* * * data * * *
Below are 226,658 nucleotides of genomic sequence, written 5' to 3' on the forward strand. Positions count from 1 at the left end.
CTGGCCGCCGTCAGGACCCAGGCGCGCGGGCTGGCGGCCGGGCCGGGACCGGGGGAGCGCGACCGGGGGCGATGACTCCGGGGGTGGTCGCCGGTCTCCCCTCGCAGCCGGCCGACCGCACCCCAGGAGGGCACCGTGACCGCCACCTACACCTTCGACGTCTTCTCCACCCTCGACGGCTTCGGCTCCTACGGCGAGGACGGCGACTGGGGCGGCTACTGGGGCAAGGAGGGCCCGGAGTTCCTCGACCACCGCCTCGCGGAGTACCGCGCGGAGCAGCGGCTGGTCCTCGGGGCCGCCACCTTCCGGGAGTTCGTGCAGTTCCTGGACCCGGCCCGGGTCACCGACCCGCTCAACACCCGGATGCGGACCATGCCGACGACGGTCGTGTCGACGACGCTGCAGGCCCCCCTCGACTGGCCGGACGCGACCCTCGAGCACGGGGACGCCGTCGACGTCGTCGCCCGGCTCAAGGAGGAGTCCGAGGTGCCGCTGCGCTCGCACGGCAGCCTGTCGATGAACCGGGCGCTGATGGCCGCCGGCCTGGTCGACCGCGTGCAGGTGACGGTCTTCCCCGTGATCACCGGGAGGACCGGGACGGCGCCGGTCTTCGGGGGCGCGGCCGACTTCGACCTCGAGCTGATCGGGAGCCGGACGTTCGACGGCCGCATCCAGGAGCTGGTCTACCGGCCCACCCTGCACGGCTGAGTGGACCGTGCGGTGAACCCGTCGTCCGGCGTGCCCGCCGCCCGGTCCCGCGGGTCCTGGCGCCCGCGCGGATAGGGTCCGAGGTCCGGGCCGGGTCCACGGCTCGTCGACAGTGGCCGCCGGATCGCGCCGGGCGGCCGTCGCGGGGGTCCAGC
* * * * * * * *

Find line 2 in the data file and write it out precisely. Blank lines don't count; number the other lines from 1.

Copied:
CTGGCCGCCGTCAGGACCCAGGCGCGCGGGCTGGCGGCCGGGCCGGGACCGGGGGAGCGCGACCGGGGGCGATGACTCCGGGGGTGGTCGCCGGTCTCCCCTCGCAGCCGGCCGACCGCACCCCAGGAGGGCACCGTGACCGCCACCTACACCTTCGACGTCTTCTCCACCCTCGACGGCTTCGGCTCCTACGGCGAGGACGGCGACTGGGGCGGCTACTGGGGCAAGGAGGGCCCGGAGTTCCTCGACCACCGCCTCGCGGAGTACCGCGCGGAGCAGCGGCTGGTCCTCGGGGCCGCCACCTTCCGGGAGTTCGTGCAGTTCCTGGACCCGGCCCGGGTCACCGACCCGCTCAACACCCGGATGCGGACCATGCCGACGACGGTCGTGTCGACGACGCTGCAGGCCCCCCTCGACTGGCCGGACGCGACCCTCGAGCACGGGGACGCCGTCGACGTCGTCGCCCGGCTCAAGGAGGAGTCCGAGGTGCCGCTGCGCTCGCACGGCAGCCTGTCGATGAACCGGGCGCTGATGGCCGCCGGCCTGGTCGACCGCGTGCAGGTGACGGTCTTCCCCGTGATCACCGGGAGGACCGGGACGGCGCCGGTCTTCGGGGGCGCGGCCGACTTCGACCTCGAGCTGATCGGGAGCCGGACGTTCGACGGCCGCATCCAGGAGCTGGTCTACCGGCCCACCCTGCACGGCTGAGTGGACCGTGCGGTGAACCCGTCGTCCGGCGTGCCCGCCGCCCGGTCCCGCGGGTCCTGGCGCCCGCGCGGATAGGGTCCGAGGTCCGGGCCGGGTCCACGGCTCGTCGACAGTGGCCGCCGGATCGCGCCGGGCGGCCGTCGCGGGGGTCCAGC